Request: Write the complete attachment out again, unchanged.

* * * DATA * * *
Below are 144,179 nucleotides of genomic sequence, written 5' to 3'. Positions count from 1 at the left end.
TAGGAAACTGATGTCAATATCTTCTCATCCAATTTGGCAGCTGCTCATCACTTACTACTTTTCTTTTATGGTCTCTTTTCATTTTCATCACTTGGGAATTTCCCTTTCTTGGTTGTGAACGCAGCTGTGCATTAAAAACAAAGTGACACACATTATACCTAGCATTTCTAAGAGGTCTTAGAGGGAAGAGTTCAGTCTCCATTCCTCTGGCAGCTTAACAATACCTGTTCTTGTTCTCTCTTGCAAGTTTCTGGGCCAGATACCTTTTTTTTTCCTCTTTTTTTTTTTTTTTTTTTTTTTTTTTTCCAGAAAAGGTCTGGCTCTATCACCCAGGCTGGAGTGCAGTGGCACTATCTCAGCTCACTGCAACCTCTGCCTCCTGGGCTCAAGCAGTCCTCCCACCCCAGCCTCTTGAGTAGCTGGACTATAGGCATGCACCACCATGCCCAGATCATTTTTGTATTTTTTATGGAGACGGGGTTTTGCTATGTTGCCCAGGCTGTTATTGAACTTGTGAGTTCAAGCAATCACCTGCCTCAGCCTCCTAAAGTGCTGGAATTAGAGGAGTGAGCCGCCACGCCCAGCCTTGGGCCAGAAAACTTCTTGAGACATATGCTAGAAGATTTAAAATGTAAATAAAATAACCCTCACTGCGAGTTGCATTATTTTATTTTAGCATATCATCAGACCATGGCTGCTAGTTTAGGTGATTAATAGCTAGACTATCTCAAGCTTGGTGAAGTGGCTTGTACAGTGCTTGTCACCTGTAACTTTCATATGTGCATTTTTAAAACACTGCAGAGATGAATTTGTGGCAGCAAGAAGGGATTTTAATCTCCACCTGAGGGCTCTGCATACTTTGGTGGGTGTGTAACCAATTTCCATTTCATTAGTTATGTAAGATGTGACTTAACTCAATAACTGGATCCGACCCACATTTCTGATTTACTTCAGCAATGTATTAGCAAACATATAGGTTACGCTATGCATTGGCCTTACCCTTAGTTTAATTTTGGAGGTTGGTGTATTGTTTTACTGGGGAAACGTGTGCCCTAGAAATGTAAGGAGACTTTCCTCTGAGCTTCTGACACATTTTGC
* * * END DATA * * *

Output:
Below are 144,179 nucleotides of genomic sequence, written 5' to 3'. Positions count from 1 at the left end.
TAGGAAACTGATGTCAATATCTTCTCATCCAATTTGGCAGCTGCTCATCACTTACTACTTTTCTTTTATGGTCTCTTTTCATTTTCATCACTTGGGAATTTCCCTTTCTTGGTTGTGAACGCAGCTGTGCATTAAAAACAAAGTGACACACATTATACCTAGCATTTCTAAGAGGTCTTAGAGGGAAGAGTTCAGTCTCCATTCCTCTGGCAGCTTAACAATACCTGTTCTTGTTCTCTCTTGCAAGTTTCTGGGCCAGATACCTTTTTTTTTCCTCTTTTTTTTTTTTTTTTTTTTTTTTTTTTCCAGAAAAGGTCTGGCTCTATCACCCAGGCTGGAGTGCAGTGGCACTATCTCAGCTCACTGCAACCTCTGCCTCCTGGGCTCAAGCAGTCCTCCCACCCCAGCCTCTTGAGTAGCTGGACTATAGGCATGCACCACCATGCCCAGATCATTTTTGTATTTTTTATGGAGACGGGGTTTTGCTATGTTGCCCAGGCTGTTATTGAACTTGTGAGTTCAAGCAATCACCTGCCTCAGCCTCCTAAAGTGCTGGAATTAGAGGAGTGAGCCGCCACGCCCAGCCTTGGGCCAGAAAACTTCTTGAGACATATGCTAGAAGATTTAAAATGTAAATAAAATAACCCTCACTGCGAGTTGCATTATTTTATTTTAGCATATCATCAGACCATGGCTGCTAGTTTAGGTGATTAATAGCTAGACTATCTCAAGCTTGGTGAAGTGGCTTGTACAGTGCTTGTCACCTGTAACTTTCATATGTGCATTTTTAAAACACTGCAGAGATGAATTTGTGGCAGCAAGAAGGGATTTTAATCTCCACCTGAGGGCTCTGCATACTTTGGTGGGTGTGTAACCAATTTCCATTTCATTAGTTATGTAAGATGTGACTTAACTCAATAACTGGATCCGACCCACATTTCTGATTTACTTCAGCAATGTATTAGCAAACATATAGGTTACGCTATGCATTGGCCTTACCCTTAGTTTAATTTTGGAGGTTGGTGTATTGTTTTACTGGGGAAACGTGTGCCCTAGAAATGTAAGGAGACTTTCCTCTGAGCTTCTGACACATTTTGC